This project began in the Spring of 1992, with an invitation from Len Tucker to present a paper to the Massachusetts Historical Society. I am grateful to the members and staff of the Society for their encouragement and support.
In the following year that paper grew into this book. A critical stage in its conceptual development came in an unexpected place during the summer of 1992, when James McPherson and I were refighting the western campaigns of the Civil War for a floating alumni college on board the steamboat Delta Queen. We had occasion to talk about our mutual interest in contingency and choice in history. One night, while making an advance visit to the battlefields, we made a mistaken choice of our own, and tried to get too close to the site of Fort Henry (now underwater). Our car sank deep into the mud of the Tennessee River. As we walked many miles through a dark night while bolts of lightning flashed on the horizon, the idea of contingency struck home with special force! I have a major debt to Jim for his pathbreaking work on this problem.
Another large debt is due to Bertram Wyatt-Brown, who read a rough draft and offered many helpful suggestions for the narrative construction of the work. As always I have learned much from his depth of insight into historical problems.
In Boston, many scholars shared their expertise on various aspects of the midnight ride. A large debt is due to Nina Zannieri, director of the Paul Revere Memorial Association, and to Patrick Leehey, head of research at Paul Revere House. Both Nina and Pat found time in their busy schedules to read the manuscript in several drafts. They gave it the most careful, rigorous, and constructive criticism I have ever received on any project. In subsequent conversations they and Edith Steblecki and other members of the staff at the Paul Revere House helped on many questions of substance, detail, bibliography, and illustrations.
On the fighting at Lexington and Concord, I have learned much from Douglas Sabin, chief historian at Minute Man National Historic Park, the leading authority on the battle. Doug generously shared his own unpublished research, walked the Battle Road with me, and closely criticized several drafts of this manuscript. Three historians of Lexington and Concord also read the manuscript: Robert Gross of the College of William and Mary, Joseph Fairbanks of Whittier College, and David Wood at the Concord Museum. All made helpful suggestions, and shared unpublished materials. Other scholars helped with specific problems in the course of the research: Marjorie Hubbell Gibson and Nathaniel Champlin on HMS Somerset, and Thomas Boaz on Major Pitcairn and the Royal Marines, Thomas Smith on Loammi Baldwin, the Reverend Robert W. Golledge of Old North Church, and S. Lawrence Whipple on Lexington Common. Colonel Vincent Kehoe sent the results of his latest research on the 10th Foot.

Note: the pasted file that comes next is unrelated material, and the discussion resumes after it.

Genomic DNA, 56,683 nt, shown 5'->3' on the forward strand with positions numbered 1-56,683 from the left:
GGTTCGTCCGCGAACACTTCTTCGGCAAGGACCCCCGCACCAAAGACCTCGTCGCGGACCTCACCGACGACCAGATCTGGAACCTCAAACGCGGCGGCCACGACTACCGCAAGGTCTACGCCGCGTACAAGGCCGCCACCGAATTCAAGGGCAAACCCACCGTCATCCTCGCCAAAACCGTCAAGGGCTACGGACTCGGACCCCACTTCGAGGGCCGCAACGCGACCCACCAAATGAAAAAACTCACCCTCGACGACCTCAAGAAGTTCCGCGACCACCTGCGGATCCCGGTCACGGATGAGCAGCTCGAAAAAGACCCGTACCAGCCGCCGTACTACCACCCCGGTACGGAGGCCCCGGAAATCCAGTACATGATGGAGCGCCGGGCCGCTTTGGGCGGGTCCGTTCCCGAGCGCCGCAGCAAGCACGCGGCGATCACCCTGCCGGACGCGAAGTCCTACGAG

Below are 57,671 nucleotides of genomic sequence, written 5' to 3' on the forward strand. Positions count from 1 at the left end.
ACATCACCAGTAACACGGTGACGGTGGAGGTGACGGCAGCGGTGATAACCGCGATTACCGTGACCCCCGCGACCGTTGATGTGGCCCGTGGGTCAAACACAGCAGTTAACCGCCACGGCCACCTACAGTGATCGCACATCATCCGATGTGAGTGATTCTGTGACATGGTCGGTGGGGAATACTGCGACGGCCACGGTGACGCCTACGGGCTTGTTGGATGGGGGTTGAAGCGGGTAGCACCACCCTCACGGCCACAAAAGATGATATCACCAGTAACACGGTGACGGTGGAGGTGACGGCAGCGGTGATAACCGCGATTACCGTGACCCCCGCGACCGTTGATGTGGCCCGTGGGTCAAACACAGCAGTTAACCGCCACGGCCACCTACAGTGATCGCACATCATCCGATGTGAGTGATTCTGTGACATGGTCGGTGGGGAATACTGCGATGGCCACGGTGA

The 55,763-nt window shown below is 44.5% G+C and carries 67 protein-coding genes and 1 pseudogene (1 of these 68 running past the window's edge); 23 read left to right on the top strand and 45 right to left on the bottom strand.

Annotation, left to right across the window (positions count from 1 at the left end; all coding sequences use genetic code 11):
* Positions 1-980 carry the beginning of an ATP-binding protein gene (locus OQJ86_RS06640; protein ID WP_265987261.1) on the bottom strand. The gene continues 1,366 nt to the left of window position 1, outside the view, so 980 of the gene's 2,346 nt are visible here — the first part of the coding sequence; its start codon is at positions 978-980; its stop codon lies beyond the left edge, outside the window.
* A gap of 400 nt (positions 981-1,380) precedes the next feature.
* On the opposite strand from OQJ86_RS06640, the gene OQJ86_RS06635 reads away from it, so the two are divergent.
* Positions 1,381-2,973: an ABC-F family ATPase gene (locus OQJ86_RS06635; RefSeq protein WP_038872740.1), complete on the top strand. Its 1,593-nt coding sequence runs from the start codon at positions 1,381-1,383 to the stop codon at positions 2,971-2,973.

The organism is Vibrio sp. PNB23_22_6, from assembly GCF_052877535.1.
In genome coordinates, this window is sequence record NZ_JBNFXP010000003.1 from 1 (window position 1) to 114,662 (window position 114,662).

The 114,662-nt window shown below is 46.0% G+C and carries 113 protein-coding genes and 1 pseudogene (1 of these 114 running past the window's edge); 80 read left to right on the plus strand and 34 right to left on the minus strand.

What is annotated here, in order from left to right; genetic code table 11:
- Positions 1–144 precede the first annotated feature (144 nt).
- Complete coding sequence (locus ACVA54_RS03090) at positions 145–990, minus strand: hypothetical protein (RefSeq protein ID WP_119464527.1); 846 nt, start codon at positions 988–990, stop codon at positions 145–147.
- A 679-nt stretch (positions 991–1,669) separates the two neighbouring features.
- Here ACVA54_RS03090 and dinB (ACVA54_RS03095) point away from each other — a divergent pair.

At the American Antiquarian Society, Georgia Barnhill was as always a model of high efficiency. With her unrivaled expertise on early American imprints, she also helped to locate materials at other institutions. Also helpful in other ways were Judith McAllister Curtis at the Adams National Historic Site, Braintree; Christine MacKenzie and Diane Broadley at Anderson Photo, Inc.; Meredith McCulloch at the Bedford Public Library, Philip Bergen of the Bostonian Society, Laura Monti at Boston Public Library, the staff at the British Library and the British Public Record Office, Susan Danforth of the John Carter Brown Library, Charles Sullivan at the Cambridge Historical Commission, John Dann and Arlene Shy at the William L. Clements Library, Mrs. William H. Moss and Joyce Woodman at the Concord Free Public Library, Carol Haines at the Concord Museum, Robert Hanson at the Dedham Historical Society, Nancy Heywood and William La Moy at the Essex Institute, Mark Burnette at the Evanston Historical Society, Ed Olsen and Susan Cifaldi of the Fifers and Drummers Museum, Sanna Deutsch at the Honolulu Academy of Arts, Sarah Brophey and Anne Ireland at Lexington Historical Society, Jane Eastman at the Lexington Library, Bernice H. Fallick, Town Clerk of Lexington, Louis Plummer of Photoassist, Inc.